KeePass and KeePassX – Password Manager

The other week I wrote an introduction to Password Managers. For this second article I introduce you to KeePass.

Previously I had written about the issue of people using the same password for the same websites that they visit often. This is still very much a huge issue on the Internet. I consider it a heresy. There are some Password Managers that are better than most, and in a recent survey by PC Magazine, they highlighted a few, though most were paid applications. Not everyone wants to pay for a piece of software. Also, not everyone wants to use a Password Manager that has their key information stored in the cloud, regardless of a master-key password. Somehow that doesn’t make sense to a security fusspot like me.

A much better solution is if you held your password information locally on your computer, and also in a key file that you can have stored on a USB stick dangling around your neck, to take around with you wherever you go. A solution that might just work for some people is one that is called KeePass, or KeePassX if you come from the Linux side of the fence.

Being a Linux user myself, it was easy enough to install the package through the command-line interface:

sudo apt-get install KeePassx

The other major advantage is that it is free to use.

Now KeePass has been around for a little while and there’s also a Windows version and a mobile version, which is easy enough to find across the Internet, or in the latter’s case, on the Apple Store or Android Store.

Like any Password Manager application, it is pretty easy to work with, and if you’ve worked with password managers before they are similar in structure and usage. Once you have installed KeePass on your computer, all you do is create a database and give it a master-key password. Once that is done, you can add your website entries into the database/file.

KeePass-file.kpx [create this database file, give it a password which becomes your master-key. Please remember it.]

The thing I like about KeePass, is that you can use the traditional methods to create your user password for the various sites that you visit, by entering:

1) a name for the website entry
2) your user name, or email address (depending on what the site requires)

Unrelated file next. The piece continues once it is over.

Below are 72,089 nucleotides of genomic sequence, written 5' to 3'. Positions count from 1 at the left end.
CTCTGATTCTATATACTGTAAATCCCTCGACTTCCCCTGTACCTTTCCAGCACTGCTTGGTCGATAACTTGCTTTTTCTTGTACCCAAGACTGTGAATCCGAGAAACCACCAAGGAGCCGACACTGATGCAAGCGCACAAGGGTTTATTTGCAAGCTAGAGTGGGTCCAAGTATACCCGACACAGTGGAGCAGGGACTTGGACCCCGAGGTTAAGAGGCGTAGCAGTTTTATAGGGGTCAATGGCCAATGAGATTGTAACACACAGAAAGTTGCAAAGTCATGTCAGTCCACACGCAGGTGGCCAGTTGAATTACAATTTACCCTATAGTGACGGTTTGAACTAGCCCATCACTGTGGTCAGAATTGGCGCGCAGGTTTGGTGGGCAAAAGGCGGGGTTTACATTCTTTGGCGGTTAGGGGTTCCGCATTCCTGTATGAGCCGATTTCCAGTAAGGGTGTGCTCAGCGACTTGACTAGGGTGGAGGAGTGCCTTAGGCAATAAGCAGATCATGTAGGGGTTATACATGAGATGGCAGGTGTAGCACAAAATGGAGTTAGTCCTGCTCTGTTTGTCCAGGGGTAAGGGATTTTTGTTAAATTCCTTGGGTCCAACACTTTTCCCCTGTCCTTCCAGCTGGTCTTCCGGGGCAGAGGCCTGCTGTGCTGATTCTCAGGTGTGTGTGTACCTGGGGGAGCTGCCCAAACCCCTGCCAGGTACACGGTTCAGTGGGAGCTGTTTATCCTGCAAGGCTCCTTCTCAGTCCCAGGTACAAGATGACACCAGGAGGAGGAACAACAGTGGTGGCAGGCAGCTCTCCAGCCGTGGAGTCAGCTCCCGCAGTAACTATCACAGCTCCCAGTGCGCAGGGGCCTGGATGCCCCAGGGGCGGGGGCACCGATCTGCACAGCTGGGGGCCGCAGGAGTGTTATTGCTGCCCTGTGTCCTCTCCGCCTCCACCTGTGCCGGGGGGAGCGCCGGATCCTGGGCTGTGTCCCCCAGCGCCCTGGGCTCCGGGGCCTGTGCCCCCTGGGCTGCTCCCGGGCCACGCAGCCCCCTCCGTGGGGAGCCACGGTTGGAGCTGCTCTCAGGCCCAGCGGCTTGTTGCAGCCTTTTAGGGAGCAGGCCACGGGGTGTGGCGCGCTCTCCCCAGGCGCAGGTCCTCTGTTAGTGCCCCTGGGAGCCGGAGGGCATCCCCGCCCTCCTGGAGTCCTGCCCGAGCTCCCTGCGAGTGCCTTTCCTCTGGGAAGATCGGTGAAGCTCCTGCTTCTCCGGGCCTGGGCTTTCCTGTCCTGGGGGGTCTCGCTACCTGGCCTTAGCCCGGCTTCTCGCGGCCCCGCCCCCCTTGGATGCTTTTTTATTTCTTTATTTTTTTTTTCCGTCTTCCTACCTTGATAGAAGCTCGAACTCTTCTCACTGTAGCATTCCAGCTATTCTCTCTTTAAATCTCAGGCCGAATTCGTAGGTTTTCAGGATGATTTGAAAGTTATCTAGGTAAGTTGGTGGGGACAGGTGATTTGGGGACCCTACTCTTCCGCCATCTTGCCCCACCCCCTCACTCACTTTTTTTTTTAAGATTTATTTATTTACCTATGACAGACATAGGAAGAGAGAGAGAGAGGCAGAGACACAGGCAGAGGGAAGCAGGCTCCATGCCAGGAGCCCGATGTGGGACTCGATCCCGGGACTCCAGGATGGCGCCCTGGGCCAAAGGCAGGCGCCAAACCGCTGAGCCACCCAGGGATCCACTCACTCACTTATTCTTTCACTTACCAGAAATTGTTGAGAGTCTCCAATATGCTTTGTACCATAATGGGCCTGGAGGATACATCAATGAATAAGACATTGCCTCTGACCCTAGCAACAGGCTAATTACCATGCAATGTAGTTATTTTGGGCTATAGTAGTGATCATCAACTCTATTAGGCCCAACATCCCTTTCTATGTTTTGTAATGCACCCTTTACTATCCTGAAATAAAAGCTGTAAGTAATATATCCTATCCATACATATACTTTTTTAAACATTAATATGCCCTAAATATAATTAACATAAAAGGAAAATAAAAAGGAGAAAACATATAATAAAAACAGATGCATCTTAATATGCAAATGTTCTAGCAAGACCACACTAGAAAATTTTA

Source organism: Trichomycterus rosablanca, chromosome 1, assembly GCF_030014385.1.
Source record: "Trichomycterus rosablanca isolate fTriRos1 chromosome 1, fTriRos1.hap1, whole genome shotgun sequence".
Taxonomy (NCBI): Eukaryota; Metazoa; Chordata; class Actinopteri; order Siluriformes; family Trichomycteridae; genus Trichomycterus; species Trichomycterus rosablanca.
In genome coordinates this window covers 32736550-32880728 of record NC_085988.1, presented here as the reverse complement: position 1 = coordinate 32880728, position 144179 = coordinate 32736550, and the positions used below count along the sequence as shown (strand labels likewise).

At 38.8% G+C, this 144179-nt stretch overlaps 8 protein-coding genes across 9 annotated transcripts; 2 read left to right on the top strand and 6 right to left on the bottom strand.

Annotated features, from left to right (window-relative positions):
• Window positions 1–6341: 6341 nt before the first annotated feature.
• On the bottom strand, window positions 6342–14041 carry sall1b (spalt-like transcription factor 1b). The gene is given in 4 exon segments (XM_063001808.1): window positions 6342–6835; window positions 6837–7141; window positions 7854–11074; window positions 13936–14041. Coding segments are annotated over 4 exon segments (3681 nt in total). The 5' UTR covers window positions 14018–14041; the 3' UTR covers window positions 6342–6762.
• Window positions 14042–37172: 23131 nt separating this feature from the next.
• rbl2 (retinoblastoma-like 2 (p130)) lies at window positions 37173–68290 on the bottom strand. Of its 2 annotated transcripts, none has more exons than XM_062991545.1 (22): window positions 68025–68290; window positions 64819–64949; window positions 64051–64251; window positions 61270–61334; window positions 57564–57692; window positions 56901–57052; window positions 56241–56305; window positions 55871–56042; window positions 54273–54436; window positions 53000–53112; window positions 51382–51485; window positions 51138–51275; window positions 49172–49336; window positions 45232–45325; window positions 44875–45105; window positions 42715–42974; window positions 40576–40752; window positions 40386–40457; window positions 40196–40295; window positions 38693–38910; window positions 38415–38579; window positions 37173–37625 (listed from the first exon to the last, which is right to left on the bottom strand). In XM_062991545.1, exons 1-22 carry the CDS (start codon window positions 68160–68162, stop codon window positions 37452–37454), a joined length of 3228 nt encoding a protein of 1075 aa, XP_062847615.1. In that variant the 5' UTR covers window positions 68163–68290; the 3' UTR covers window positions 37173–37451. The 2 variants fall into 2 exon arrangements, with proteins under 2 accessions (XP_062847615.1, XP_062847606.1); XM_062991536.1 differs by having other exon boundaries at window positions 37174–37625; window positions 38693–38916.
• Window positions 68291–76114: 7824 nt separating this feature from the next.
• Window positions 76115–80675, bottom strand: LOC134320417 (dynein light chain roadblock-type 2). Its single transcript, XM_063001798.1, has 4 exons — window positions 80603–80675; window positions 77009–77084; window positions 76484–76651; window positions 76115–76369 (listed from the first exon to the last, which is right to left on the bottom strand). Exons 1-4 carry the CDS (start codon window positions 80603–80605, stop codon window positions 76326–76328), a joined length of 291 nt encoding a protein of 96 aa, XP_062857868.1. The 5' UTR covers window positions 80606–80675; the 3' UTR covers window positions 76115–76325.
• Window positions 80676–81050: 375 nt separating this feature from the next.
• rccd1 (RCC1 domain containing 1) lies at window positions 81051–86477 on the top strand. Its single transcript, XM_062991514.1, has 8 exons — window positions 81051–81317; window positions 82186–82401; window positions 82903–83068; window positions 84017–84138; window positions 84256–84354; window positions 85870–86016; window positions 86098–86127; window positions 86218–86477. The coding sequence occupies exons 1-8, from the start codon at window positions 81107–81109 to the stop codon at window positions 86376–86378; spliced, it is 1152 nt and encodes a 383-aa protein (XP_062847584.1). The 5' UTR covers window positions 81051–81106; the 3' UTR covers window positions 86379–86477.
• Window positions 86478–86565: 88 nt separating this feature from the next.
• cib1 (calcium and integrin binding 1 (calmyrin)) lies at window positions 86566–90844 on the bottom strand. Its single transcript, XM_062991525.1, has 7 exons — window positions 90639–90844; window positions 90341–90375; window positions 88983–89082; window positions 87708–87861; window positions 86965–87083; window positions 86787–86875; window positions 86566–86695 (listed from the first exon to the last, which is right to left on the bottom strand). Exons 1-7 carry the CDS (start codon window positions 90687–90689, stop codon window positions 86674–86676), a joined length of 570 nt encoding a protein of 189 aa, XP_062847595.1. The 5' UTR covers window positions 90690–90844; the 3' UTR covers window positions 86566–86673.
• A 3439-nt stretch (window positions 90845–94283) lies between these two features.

3) password for the site
4) confirmation of your password
5) website URL.
6) Click OK

KeePass data entry

Some websites require dual login screens or two Factor authentication. In that case, all you would need to do is create two entries for that website:

  1. create the first entry (as per above steps 1 to 5.
  2. create a second entry, with just the passwords (3 and 4) and run it as the auto type option. If you right-click the website entry, you will see the Auto-Type display as an option.

You may need to experiment with this, such as opening the web page, and click directly on the field which requires the username, then go back to KeePass and generate the Auto-Type. It does work, but you’ll appreciate that not all websites are designed the same.

Note: it seems that Auto Type is only useable on Linux, and not Windows or Mac, according to their website FAQ. Maybe if a Windows or Mac user can confirm this?

As mentioned, another good feature is that the KeePass application is available for your smartphone. However, there is some trickery involved ensuring that you use the relevant KeePass database file that you’ve created elsewhere (i.e. your laptop).

I say trickery, that’s because KeePass does not have an auto synchronisation feature that some of the other paid applications do, in particular, those that are on the Cloud. This might be a deterrent, but this is what I do:

  1. In my case, I have created the KeePass database file, with my master-key password embedded inside it, on a Linux laptop. This particular file can be used on different laptops and also your smartphone but the trick is, you’ll need to ensure that the correct updated file is always being used. Simply because there is no Sync feature. And for security buffs, that’s probably a good thing!
  2. I don’t ever want to put my kpx file up on a Dropbox file share for instance, or some other shared cloud file storage. I much prefer to have it accessible from my NAS Drives that I have as local storage, which I can then retrieve from my other machines and devices attached to the network, including my smartphone.

To ensure that I have the correct file, I make sure I do two things:

  1. Firstly, that all of my website entries are entered into one unique machine. This is what I would call my master machine or production machine. That way you don’t get confused with multiple versions on different machines, and remembering which version is what.
  2. When I save the kpx file, I make sure I give it a date and timestamp annotated in the filename.

Also, it might be a good idea to keep some of those older kpx files hanging around. Just as a backup and as a precaution in case something happens to the current master file.

In Summary
I like the fact that I can use KeePass on my local machines, and trigger access to the various websites that I visit from a source within my local machine rather than on the Cloud. KeePass will open up the default browser on your machine, and you can go from there.

And also the fact that I don’t actually have to pay for anything. I’m paying enough as it is for other Cloud apps that I use, so KeePass is a good for not spending extra money, I anticipate KeePass will be a regularly used app from now on in.


Other Related Site Pages:
Password Managers

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